Unedited conversations between artist in a productive critique  discovering  thesis and processes behind the work.











For August, Joseriberto Perez, Olivia Ramos, and Jeffrey Millett, contribute their discussion about their practice. Conversations also extend to local work, this month being Guccivuitton's exhibition of sculptures by Chayo Frank, and Jenna Balfe's performance People/Trees/Here.

Joseriberto Perez

Oil on Linen, 2014

8 x 10"

Conversation between Perez and Ramos


July 11, 2014

Kennedy Park, Coconut Grove

(David Bennet, Cristalle Caceres, Bhakti Baxter, Ganesha Michael Shapiro, Jenna Balfe, Dennis B. Fuller, Doug Webber, Mauricio Abascal, Katie Stirman, and Ewa Josefsson)


Conversation between Perez and Ramos

Chayo Frank


June 28 - August  09, 2014





Guccivuitton is proud to announce Chayo Frank: Sculptures, 1969 - 2012.  This exhibition is a survey of abstract ceramic sculptures beginning with his early output in the late 60s through to his re-entry into artistic practice in the early 2000s and on to the present day.


In 1967, Chayo Frank graduated from the University of Oklahoma with a degree in architecture.  His father, owner of Amertec-Granada Inc., offered the recent grad a dream opportunity: to design and build the company's office building.  At age 23, fresh from having studied under master innovator of American  organic  architecture,  Bruce  Goff,  unburdened  by  fear,  yet  fully  aware  of the pragmatic necessities of his father's business, Frank set off to build the Amertec Building, which is now widely considered to be a hidden, yet truly unique architectural landmark of Miami.  Completed around 1969 and constructed utilizing a building technique that involves spraying concrete over "metal cages" of curved    reinforcing    bars    and    wire    mesh,    Frank's    Amertec   Building   is   an   uncompromising bio-mechanical assemblage of inverted anatomical appendages, ribbed conduits, psychedelic swirls and ocular accents.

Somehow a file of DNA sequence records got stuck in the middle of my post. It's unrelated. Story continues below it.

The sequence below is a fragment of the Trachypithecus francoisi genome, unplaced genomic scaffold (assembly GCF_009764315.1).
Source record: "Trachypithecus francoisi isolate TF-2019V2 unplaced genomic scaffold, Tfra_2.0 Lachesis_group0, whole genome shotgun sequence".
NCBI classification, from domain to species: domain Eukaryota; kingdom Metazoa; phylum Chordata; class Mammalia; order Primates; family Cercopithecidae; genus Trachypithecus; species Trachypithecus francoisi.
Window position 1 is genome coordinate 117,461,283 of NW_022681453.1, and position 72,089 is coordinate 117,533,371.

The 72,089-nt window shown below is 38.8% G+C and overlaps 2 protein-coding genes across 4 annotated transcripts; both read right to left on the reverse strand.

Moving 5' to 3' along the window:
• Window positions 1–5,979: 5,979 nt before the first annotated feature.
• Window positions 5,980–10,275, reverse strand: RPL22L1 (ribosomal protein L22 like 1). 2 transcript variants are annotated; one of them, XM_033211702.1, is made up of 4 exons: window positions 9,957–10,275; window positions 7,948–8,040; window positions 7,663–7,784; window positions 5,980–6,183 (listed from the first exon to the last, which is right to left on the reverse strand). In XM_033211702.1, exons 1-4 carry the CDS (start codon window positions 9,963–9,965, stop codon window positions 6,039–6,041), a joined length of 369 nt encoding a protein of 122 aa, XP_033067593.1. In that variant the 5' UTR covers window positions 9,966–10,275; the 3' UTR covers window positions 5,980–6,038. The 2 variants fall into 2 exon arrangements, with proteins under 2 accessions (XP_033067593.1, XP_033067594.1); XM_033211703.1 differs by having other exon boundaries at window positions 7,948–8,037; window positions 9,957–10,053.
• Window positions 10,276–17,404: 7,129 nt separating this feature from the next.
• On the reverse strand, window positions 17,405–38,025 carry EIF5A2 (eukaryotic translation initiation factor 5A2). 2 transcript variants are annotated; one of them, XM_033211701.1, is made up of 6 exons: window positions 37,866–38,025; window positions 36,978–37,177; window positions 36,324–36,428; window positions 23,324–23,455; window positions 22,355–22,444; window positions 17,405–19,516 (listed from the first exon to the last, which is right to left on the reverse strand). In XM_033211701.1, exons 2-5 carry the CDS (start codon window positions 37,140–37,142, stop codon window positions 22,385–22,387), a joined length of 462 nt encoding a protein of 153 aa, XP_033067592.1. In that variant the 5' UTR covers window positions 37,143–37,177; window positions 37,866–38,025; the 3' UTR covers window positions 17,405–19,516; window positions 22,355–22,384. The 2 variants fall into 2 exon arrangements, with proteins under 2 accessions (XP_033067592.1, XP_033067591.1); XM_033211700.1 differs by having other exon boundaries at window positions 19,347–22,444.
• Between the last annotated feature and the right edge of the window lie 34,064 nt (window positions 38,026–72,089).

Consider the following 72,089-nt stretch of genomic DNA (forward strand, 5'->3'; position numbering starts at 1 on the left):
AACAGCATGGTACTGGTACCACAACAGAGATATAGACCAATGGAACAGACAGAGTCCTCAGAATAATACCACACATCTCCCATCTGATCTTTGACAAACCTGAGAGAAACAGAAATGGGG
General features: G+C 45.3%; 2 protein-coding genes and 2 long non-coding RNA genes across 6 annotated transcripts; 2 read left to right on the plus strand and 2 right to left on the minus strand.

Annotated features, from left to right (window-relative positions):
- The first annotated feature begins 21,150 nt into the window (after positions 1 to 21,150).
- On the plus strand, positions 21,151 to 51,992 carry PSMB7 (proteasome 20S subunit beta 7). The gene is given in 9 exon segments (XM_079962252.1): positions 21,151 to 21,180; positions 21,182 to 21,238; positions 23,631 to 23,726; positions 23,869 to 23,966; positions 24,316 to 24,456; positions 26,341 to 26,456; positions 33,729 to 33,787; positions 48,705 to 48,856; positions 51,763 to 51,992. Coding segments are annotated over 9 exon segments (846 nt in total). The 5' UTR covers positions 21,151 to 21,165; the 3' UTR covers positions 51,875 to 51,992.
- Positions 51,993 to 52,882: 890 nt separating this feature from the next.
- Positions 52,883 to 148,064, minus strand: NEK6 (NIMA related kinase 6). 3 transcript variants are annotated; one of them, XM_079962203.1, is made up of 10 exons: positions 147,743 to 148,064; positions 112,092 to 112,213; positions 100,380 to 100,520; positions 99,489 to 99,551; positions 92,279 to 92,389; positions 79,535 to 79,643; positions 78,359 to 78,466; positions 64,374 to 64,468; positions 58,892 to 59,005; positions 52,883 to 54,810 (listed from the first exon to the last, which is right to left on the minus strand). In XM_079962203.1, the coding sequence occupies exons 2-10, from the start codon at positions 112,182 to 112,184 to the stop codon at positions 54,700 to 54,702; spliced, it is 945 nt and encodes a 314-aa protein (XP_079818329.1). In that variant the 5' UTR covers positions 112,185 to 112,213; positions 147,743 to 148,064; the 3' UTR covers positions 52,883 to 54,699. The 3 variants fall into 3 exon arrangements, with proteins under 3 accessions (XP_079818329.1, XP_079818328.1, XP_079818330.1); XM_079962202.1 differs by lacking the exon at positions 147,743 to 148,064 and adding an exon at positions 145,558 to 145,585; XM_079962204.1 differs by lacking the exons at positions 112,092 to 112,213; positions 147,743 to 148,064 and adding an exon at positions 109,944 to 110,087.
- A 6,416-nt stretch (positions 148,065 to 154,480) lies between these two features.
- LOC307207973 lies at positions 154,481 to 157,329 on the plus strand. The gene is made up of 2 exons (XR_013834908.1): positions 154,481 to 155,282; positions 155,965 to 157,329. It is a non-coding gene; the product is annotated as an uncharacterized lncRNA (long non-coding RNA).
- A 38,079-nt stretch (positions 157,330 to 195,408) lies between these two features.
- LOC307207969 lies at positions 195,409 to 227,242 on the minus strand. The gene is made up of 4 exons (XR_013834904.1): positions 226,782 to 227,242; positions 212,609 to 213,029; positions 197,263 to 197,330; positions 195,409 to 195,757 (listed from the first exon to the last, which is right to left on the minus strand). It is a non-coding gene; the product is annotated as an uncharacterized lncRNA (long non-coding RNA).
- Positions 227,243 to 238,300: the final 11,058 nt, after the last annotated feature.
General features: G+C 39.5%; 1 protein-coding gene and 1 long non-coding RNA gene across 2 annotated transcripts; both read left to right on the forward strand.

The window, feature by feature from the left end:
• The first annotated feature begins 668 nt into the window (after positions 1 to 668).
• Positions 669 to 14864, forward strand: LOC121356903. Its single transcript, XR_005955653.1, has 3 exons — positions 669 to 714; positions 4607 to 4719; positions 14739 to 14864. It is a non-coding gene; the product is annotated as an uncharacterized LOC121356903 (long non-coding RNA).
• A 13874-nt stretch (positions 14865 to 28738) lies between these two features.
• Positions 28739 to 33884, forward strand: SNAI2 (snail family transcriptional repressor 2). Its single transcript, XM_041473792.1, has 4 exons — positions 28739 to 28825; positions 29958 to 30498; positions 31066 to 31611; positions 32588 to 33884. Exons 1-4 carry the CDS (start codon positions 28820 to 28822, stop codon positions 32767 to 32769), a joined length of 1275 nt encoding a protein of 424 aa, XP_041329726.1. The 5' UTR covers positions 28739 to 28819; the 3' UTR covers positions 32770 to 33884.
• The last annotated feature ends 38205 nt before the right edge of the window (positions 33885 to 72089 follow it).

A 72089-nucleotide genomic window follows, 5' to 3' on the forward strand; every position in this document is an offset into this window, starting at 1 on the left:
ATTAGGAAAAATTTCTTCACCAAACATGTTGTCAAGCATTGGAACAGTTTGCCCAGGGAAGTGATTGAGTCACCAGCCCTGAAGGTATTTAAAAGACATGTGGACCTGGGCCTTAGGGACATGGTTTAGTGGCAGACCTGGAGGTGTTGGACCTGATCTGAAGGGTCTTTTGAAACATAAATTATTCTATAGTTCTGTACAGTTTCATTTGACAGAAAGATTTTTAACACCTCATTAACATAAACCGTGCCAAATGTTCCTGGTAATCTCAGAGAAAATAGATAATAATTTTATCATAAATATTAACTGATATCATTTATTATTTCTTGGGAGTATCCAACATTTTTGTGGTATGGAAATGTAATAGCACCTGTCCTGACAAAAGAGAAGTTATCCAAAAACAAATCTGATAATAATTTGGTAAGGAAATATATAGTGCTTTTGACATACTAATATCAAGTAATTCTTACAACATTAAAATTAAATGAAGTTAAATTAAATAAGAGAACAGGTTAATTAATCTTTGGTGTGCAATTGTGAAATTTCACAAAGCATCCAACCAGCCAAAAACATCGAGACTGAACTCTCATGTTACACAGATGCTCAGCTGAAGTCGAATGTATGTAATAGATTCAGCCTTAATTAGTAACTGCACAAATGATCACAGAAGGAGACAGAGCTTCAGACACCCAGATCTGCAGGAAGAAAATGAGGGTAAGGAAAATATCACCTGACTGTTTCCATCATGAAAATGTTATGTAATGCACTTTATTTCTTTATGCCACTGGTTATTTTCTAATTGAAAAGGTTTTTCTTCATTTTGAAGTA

During the construction of the Amertec Building, Frank also began sculpting in clay which he found intuitive  for  exploring  the  abstract  in  three  dimensions. At  times,  Frank  used  the  traditional technique  of  glazing  and  firing  his  sculptures,  but  soon  found  that  with  painting  the surface and adding  extraneous  elements  as  ornamentation  he  was  able  to  give  an  individualist  breath  to  the works, reminiscent of flora and fauna.  Like his approach to the Amertec building, the most prominent feature that dominates his sculptural output throughout the years has been a studied and playful commitment to bio-organic forms.   In any given work by Frank, one notes a rhythmic, often melodic methodology, creating an anatomical logic that would lead one to perceive them as an individualistic organisms, with mysterious yet vitally functional limbs, centers of sentience and sensory organs akin the exoticism found in Indonesian sea slugs.


While sharing affinities with other 20th century pioneers of organic aesthetics such as Gustav Klimt, Antoni  Gaudí,  Max  Ernst  and  Javier  Senosiain,  along  with  70s  Sci-fi  illustration  artists  like  Dan McParlin, H.R. Giger and Chris Foss, to ceramic sculptors like Ron Nagel and Ken Price, Frank's work is divergent  and  unique  in  its  exploration  of  tropicality. Distancing  himself  from  any  conceptual discourse  or  narrative,  tropically  is  the  one  theme  that  Frank  openly  assigns  to  his  sculptural entities. Being a Miami resident since the 60s, Frank has immersed himself in the tropical flora and fauna  that  can  exist  here  in  South  Florida  and  it  radiates  from  the  curves,  crevices,  colors  and organelles  in  his  sculptures. This  lifelong  romance  with  and  exploration  of  tropicality  is  what contextualizes Frank as an essential, though often overlooked, innovator of aesthetics and form here in South Florida and makes his oeuvre ripe for re-examination.